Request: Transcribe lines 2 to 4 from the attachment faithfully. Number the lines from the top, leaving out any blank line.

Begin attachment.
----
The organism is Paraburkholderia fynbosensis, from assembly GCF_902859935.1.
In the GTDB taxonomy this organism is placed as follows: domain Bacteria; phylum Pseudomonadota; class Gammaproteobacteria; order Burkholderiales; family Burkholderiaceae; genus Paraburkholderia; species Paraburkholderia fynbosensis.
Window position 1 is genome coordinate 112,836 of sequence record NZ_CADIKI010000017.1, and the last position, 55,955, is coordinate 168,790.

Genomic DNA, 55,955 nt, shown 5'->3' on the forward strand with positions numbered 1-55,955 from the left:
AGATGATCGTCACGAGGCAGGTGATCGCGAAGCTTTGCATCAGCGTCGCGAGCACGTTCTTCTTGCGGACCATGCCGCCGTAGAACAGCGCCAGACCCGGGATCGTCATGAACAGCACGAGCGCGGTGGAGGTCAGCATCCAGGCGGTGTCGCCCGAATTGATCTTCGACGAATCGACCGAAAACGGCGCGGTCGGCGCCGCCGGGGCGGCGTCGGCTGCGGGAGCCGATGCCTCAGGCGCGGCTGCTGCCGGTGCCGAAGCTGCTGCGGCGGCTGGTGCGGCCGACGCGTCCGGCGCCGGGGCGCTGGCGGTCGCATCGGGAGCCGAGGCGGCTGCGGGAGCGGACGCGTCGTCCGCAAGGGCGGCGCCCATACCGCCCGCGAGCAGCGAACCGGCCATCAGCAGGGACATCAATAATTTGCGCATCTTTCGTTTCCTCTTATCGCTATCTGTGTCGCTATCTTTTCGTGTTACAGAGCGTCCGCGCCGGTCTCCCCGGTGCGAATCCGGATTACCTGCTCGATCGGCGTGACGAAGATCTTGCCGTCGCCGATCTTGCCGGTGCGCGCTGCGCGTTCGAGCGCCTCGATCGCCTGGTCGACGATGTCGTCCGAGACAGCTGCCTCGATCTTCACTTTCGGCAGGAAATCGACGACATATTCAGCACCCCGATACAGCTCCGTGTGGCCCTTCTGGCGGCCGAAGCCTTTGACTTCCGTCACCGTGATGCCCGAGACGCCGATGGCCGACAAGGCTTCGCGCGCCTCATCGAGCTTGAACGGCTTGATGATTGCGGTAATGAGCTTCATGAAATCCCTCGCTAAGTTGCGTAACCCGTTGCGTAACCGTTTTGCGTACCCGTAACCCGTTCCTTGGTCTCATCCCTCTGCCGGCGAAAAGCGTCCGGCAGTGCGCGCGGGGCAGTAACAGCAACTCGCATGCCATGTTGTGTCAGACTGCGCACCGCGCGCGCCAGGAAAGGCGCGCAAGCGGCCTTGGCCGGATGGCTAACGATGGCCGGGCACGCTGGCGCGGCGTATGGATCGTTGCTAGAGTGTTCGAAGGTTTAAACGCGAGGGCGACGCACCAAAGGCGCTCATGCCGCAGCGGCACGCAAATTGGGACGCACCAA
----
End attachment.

In the GTDB taxonomy this organism is placed as follows: domain Bacteria; phylum Pseudomonadota; class Gammaproteobacteria; order Burkholderiales; family Burkholderiaceae; genus Paraburkholderia; species Paraburkholderia fynbosensis.
Window position 1 is genome coordinate 112,836 of sequence record NZ_CADIKI010000017.1, and the last position, 55,955, is coordinate 168,790.

Genomic DNA, 55,955 nt, shown 5'->3' on the forward strand with positions numbered 1-55,955 from the left: